In a recent message preached to his Elevation Church congregation, North Carolina pastor Steven Furtick suggested that if you don’t have doubts as a Christian, then chances are you are not reading the Bible or living according to its teachings.
The megachurch pastor even cited his own personal doubts he has had regarding his faith, saying that even church leaders struggle with doubt.
His message received mixed reviews and triggered widespread reactions after it was posted online earlier this month.
Owen Strachan, the director of the Center for Theological and Cultural Engagement at Midwestern Baptist Theological Seminary, pushed back against Furtick’s message on doubt, arguing that it was theologically problematic.
“We must take care here. Doubt is not a virtue. Doubt is not part of faith,” Strachan wrote in a piece for Patheos.
“Coming to faith in Christ necessarily means that you do not doubt the gospel of grace,” he continued. “Coming to faith in Christ means that you believe in Jesus as your Lord and Savior. Jesus presented himself as the way, the truth, and the life (John 14:6). Jesus demands total repentance and total trust in him, and he is right to do so. Jesus rebuked doubting Thomas (John 20:24-29).”
During his message, Furtick detailed his struggle with doubt, pointing out that even as a pastor he still feels “bound” by certain spiritual and intellectual roadblocks.
“I have my doubts,” he said. “I read that whom the Son sets free is free indeed but sometimes I feel bound by stuff. I have my doubts. Is that alright? Do you need to find another church now that you know that the dude with the mic has some doubts?”
He argued that if you are diving into scripture, and trying to live out what it preaches, doubt is an inevitable part of this experience:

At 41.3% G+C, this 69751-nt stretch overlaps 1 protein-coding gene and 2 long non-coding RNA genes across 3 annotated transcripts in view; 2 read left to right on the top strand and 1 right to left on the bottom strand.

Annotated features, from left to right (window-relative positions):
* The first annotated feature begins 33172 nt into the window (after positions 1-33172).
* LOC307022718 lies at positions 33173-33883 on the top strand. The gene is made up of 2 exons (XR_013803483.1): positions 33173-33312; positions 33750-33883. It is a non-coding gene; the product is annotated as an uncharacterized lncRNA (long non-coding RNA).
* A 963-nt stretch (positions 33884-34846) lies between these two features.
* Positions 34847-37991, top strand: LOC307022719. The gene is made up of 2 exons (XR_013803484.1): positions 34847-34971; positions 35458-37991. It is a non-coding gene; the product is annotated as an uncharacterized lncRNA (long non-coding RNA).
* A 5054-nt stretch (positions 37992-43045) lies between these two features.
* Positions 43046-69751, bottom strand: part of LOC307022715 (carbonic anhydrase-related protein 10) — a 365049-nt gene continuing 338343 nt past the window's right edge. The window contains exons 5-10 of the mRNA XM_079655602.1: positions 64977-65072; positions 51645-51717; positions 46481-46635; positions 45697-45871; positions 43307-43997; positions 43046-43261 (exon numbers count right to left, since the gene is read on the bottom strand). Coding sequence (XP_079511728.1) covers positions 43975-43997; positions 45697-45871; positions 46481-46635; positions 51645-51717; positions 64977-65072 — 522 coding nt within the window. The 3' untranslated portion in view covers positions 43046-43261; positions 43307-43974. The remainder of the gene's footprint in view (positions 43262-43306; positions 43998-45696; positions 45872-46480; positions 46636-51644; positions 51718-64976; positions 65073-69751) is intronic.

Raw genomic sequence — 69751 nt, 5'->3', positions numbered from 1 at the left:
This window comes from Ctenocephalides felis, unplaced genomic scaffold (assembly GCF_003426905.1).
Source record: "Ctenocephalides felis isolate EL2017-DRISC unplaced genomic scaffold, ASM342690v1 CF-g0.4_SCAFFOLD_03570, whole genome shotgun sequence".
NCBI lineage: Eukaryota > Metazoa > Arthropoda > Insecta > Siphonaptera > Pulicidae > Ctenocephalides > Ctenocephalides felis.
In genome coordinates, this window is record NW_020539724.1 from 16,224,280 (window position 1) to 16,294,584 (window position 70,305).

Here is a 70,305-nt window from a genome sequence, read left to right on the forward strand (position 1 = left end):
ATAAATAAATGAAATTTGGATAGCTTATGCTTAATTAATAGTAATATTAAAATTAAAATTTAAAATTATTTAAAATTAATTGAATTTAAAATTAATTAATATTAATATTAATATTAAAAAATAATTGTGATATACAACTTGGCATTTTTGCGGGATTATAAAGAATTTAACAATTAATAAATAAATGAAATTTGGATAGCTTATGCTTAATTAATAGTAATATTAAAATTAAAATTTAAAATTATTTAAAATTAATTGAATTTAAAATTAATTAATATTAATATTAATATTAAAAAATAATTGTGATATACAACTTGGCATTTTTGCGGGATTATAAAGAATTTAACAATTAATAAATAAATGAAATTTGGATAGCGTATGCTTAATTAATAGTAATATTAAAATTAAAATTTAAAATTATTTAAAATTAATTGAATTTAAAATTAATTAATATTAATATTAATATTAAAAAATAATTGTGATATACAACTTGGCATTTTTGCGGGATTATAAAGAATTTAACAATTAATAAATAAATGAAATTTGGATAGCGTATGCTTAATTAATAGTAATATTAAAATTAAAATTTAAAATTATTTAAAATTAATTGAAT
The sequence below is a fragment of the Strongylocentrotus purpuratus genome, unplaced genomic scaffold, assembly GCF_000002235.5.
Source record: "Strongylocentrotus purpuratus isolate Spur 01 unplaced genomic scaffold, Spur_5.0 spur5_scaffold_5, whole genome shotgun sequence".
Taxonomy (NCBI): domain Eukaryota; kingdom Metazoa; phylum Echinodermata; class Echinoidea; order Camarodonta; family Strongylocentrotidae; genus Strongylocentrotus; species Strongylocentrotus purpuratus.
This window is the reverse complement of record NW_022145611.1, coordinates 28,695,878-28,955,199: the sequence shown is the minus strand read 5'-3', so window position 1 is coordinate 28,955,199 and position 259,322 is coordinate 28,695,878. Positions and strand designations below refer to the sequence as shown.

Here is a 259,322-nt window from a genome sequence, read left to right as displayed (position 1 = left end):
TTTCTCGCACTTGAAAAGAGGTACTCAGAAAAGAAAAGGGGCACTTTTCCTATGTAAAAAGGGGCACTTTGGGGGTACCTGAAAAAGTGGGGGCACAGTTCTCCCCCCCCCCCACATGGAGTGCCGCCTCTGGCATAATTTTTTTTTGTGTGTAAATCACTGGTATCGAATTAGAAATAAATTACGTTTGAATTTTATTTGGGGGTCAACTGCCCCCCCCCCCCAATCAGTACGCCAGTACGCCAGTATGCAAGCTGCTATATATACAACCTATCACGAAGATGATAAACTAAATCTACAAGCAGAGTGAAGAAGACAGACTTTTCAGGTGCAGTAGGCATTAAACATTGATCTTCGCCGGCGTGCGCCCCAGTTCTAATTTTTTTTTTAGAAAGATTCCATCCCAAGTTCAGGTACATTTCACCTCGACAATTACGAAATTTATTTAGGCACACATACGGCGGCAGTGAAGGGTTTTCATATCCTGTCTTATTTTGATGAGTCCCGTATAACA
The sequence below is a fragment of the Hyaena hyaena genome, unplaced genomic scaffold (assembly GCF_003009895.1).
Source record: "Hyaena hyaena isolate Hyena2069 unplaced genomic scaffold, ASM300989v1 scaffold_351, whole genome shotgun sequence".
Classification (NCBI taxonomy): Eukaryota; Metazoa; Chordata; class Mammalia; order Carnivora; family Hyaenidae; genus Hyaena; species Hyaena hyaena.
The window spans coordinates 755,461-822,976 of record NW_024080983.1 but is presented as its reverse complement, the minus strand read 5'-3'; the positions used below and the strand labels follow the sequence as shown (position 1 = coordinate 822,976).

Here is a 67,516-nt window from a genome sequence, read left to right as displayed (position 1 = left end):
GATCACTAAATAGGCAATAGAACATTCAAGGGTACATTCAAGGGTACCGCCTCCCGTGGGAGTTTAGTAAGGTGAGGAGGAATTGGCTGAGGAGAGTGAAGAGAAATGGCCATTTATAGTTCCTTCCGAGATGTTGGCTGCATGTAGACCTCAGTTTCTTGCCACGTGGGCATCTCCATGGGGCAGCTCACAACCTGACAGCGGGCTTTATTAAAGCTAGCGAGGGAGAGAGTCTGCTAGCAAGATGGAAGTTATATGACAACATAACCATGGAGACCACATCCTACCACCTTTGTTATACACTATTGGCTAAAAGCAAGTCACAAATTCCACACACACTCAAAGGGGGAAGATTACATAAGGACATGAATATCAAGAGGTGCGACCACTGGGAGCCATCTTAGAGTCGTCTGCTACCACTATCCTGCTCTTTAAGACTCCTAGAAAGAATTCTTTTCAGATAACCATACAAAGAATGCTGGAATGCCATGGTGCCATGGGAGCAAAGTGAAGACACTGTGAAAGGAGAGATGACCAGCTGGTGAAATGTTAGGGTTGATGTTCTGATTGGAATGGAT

“I don’t believe this [Bible] because I don’t doubt it. If you don’t doubt it, you’re not reading it or you’re reading it with no intent to live it. See, my doubt is the evidence of my growth. The closer I get, the more questions I have. I struggle to believe it. That I’m forgiven, that He forgives me not only before I accepted Him but for what I still do. Maybe He can forgive the past stuff but what about the present stuff … I have my doubts. I have my faith but I have my doubts.”
Furtick then reflected back on a conversation he had with an Elevation campus pastor who once told congregants that believing “without a doubt” is what faith is.
“That one parenthetical insert ‘without a doubt,’ I told him never again when you stand in the pulpit at Elevation do I want you to put people into a position to pray something that they can’t honestly pray,” he said. “In fact, don’t put them in a position to pray something that you can’t honestly pray. Because there’s not one of you in the room — even with tabs in your pink Bible — that you can honestly say [the Sinner’s Prayer] without a doubt. And if you can, hang on, you haven’t had teenagers yet.”
In his Patheos piece, Strachan pushes back against Furtick’s assumptions, saying that Christians should be encouraged to pray without a doubt.
“If Jesus wanted to make room for doubt — for disbelief — in the confession of the Christian, he would have said the opposite of this — ‘Do not believe only, but also disbelieve, for that is authentically human.’ But Jesus nowhere says that, and nowhere comes close to saying that,” he argues.
Strachan even goes as far as to refer to doubt as “disobedience.”
“Let me say as this plainly as I know how: there is nothing of doubt in faith. God is not honored by doubt; doubting is not obedience to God. It is disobedience. We all falter in our faith. There is no perfect Christian out there who exercises maximum faith at all times in the promises of God. We all break covenant with the Lord.”
Strachan notes that Furtick “confused the nature of the conversation,” saying that as Christians, we should not intertwine our faith with doubt. He adds that Christians should place their faith in love, and not in doubt.
He goes on to say that Furtick does not under the fundamental principle of saving faith.
“Part of what Furtick seems to have wrong is his understanding of saving faith itself. Saving faith is not something that comes from us. Saving faith according to the Bible is a divine gift. It is the gift of God,” Strachan writes.
“Faith is a miracle; faith descends from the heavens; one moment we do not have faith and have never had faith, and the next we do as the Spirit quickens our heart (John 3:1-8; Ephesians 2:8-9). Sadly, there is much preaching out there that has confused this matter, and that is effectively teaching a man-centered, personally-generated understanding of faith,” he adds.
In bold contrast, Pastor Furtick asserts that having doubt “is the evidence of my growth.”
Watch his full sermon here:
(H/T: The Christian Post)